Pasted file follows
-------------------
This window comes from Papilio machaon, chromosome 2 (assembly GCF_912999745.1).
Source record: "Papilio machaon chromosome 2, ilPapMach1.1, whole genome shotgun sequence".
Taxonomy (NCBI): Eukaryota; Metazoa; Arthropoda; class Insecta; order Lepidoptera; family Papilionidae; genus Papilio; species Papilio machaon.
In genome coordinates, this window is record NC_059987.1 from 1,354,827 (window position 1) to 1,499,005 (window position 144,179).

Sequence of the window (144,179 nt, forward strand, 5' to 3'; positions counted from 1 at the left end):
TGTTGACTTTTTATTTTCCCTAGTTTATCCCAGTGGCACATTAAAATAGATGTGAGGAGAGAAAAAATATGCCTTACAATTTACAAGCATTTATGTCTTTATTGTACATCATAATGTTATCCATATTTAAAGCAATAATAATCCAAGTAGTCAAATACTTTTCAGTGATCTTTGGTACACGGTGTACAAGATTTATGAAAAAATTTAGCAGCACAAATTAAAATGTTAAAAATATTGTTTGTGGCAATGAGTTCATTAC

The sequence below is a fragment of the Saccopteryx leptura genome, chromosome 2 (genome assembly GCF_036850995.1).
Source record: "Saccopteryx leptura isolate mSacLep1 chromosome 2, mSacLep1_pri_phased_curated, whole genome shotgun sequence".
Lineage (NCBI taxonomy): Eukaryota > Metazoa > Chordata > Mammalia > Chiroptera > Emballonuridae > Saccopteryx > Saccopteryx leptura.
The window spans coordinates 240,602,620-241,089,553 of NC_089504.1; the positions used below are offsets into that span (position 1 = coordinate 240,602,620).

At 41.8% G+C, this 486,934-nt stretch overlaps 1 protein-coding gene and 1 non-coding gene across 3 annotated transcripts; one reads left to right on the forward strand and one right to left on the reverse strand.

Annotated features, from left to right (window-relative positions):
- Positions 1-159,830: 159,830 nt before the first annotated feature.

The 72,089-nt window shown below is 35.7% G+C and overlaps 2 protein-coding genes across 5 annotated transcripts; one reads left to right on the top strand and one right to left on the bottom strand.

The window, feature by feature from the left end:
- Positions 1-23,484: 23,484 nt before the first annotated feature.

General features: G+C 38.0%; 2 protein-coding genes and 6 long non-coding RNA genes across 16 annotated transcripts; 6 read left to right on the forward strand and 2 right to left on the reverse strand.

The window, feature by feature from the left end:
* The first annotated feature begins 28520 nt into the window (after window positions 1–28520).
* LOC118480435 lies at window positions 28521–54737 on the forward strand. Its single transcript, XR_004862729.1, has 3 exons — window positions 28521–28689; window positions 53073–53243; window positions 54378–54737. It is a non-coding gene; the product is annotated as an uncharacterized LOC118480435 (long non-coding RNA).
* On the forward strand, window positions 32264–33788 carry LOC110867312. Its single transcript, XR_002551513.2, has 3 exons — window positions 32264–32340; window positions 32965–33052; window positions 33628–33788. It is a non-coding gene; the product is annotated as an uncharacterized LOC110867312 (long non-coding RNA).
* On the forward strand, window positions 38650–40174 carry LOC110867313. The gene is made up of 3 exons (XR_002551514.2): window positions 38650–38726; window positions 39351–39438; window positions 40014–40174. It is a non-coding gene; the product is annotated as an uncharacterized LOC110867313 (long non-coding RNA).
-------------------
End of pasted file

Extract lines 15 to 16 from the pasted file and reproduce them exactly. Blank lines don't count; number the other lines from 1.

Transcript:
The window, feature by feature from the left end:
- Positions 1-23,484: 23,484 nt before the first annotated feature.